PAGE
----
In fact, even though the E6400 that I tested failed at 2.13 GHz at 1.15V, this test was conducted with both cores running at 100%. In everyday usage, if this system was over-clocked, it would never run at 2.13 GHz at 100% load, since Speedstep would bump it up to the max clock speed before that happened. This makes it more likely that the system would be stable in the period before CrystalCPUID took charge of voltages.
As an example for the E6400:
It was stable at stock Vcore at 2.9 GHz (FSB = 362).
This gives a lower Speedstep clock speed of 362 * 6 = 2.17 GHz.
It was not Prime95 stable at 2.13 GHz with stock Vcore, but was at 2.0 GHz
Well, thereâ€™s only one way to find out
Cooling a C2D silently with this setup is easy provided you keep the VCore at stock.
Using Speedstep will reduce your idle power consumption by up to 15W using stock VCore values.
If you disable Speedstep and over-clock by increasing the VCore, your idle power consumption will climb very quickly for little performance gain.
E.g. 2.9 GHz with Speedstep = 2.17 GHz @ 1.15V = 88W
3.2 GHz @ 1.45V = 119W.
Thatâ€™s a 31W increase at idle for a < 10% clock speed increases. The wattage difference at full load is slightly less at 27W.
Note. The difference would be slightly less, as in this scenario you would need to increase the Vcore with CrystalCPUID to gain stability. (See above).
If you are using Speedstep then you donâ€™t need a motherboard that supports memory dividers, as a FSB of 1333 is about as far as you can push it at stock VCore values. This is synchronous with PC2-5300.
Higher FSB and RAM speeds consume more power for the same CPU clock speed, for typically little performance gains.
If you want to go for a large over-clock with an E6300 and a P965 chipset motherboard, you will need very fast and expensive RAM. It would probably end up costing you more than using a 975X based motherboard with slower RAM and very likely consume more power.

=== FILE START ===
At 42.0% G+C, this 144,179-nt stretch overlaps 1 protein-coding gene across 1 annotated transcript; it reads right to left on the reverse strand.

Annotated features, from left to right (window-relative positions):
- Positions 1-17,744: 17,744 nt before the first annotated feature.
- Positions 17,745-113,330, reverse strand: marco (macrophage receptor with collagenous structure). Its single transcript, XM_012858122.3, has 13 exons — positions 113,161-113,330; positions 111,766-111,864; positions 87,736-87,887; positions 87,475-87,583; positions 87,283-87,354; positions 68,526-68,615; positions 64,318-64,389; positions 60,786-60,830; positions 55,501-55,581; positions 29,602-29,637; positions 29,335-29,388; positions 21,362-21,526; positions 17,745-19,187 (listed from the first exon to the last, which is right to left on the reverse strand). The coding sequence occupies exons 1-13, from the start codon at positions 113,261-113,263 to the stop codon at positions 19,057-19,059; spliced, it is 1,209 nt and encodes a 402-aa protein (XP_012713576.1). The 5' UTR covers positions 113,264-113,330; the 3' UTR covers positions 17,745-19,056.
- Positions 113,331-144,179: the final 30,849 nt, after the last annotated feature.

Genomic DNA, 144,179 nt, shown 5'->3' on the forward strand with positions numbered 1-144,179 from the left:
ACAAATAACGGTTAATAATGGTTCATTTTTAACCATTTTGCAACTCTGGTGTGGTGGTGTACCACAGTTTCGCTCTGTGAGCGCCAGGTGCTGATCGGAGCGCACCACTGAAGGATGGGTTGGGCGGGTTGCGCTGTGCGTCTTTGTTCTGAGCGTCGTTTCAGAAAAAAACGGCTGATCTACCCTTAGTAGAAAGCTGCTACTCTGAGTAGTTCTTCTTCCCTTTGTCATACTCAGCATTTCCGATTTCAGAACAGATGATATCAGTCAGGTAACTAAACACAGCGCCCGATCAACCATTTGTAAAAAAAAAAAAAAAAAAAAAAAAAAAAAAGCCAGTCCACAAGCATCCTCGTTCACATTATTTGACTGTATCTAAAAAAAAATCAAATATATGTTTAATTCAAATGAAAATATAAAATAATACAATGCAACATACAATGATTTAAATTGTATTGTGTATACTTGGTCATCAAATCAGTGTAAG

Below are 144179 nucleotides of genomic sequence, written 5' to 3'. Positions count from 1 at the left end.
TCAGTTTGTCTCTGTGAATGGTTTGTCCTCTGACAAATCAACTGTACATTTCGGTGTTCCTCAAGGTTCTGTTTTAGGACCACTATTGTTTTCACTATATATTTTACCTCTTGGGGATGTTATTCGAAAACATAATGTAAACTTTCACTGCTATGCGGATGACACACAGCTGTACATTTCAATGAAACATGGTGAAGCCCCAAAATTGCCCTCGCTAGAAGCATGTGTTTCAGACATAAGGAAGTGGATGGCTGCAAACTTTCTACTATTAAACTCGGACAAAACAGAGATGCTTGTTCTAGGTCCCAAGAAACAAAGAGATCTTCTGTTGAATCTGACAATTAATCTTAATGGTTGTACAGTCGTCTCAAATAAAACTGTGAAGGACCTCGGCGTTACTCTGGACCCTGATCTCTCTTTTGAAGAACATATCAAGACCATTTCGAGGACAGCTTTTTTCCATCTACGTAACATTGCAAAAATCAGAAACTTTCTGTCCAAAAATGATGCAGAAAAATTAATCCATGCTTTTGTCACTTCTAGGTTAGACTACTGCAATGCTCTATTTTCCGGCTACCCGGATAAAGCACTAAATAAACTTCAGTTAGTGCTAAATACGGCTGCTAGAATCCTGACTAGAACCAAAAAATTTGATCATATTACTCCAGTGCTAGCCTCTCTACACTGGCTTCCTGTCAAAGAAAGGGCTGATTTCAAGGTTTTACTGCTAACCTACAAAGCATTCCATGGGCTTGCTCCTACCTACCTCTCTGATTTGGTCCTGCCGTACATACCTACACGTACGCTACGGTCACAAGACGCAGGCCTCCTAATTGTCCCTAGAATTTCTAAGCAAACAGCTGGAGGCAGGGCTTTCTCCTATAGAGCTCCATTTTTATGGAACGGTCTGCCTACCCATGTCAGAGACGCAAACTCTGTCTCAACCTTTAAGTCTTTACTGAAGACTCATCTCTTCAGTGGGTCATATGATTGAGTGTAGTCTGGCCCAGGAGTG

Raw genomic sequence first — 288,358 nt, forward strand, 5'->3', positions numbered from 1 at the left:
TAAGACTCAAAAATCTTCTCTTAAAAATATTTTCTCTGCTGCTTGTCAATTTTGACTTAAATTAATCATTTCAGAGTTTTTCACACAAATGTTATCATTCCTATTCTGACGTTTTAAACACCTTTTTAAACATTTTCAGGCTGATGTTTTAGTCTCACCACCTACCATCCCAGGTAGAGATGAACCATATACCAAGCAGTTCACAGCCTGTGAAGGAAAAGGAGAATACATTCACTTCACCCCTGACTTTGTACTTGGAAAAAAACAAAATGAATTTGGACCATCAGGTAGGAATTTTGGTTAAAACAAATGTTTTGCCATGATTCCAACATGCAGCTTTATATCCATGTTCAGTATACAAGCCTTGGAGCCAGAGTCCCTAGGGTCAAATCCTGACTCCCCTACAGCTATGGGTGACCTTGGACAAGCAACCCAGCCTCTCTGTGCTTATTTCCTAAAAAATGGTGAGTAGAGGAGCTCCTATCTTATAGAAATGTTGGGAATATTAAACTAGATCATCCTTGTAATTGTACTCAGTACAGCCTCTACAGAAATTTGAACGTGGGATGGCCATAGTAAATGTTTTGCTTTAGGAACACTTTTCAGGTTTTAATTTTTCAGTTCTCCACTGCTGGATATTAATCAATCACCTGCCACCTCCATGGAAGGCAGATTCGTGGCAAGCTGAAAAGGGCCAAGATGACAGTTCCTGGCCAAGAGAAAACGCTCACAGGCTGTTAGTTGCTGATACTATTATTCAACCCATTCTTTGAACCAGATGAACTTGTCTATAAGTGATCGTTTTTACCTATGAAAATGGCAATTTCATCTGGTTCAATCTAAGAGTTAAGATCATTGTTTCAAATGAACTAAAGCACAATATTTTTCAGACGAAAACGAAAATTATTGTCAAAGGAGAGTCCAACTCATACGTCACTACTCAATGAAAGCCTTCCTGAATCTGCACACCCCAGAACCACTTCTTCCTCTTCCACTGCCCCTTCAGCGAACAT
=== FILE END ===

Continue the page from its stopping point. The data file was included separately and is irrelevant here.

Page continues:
A power consumption comparison of the different chipsets for C2D would be useful. ASRock have a very cheap VIA based C2D board that might well consume little power. But, I assume it doesnâ€™t support Speedstep, so it will be at a 12 â€“ 15 W disadvantage at idle.
The system at almost all times during testing was quiet to the point of being â€˜almostâ€™ totally inaudible, even after midnight when the ambient noise floor is very low. The only time the noise level rose was when I increased the CPU fan speed due to over-volting the CPU in the last two tests.
The power consumption of Prime95 at its most aggressive settings is I suggest atypical for most systems. The dual CPU Burn-in power values may well be more typical. This will lead to lower CPU temps than reported also.
The Asus P5W DH Deluxe uses the Intel 975X chipset and is fully featured; Crossfire support, eSATA, WiFi, Firewire, 2 Gigabit NICs, 2 PATA connectors. It uses heatpipes for cooling and comes with a fan that can be optionally used to improve cooling. It has 5 fan headers (one 4 Pin), at least 3 of which adjustable with Speedfan; thereâ€™s a fourth Speed control in Speedfan but I didnâ€™t test to see whether it controlled the 2 fan headers that werenâ€™t utilised.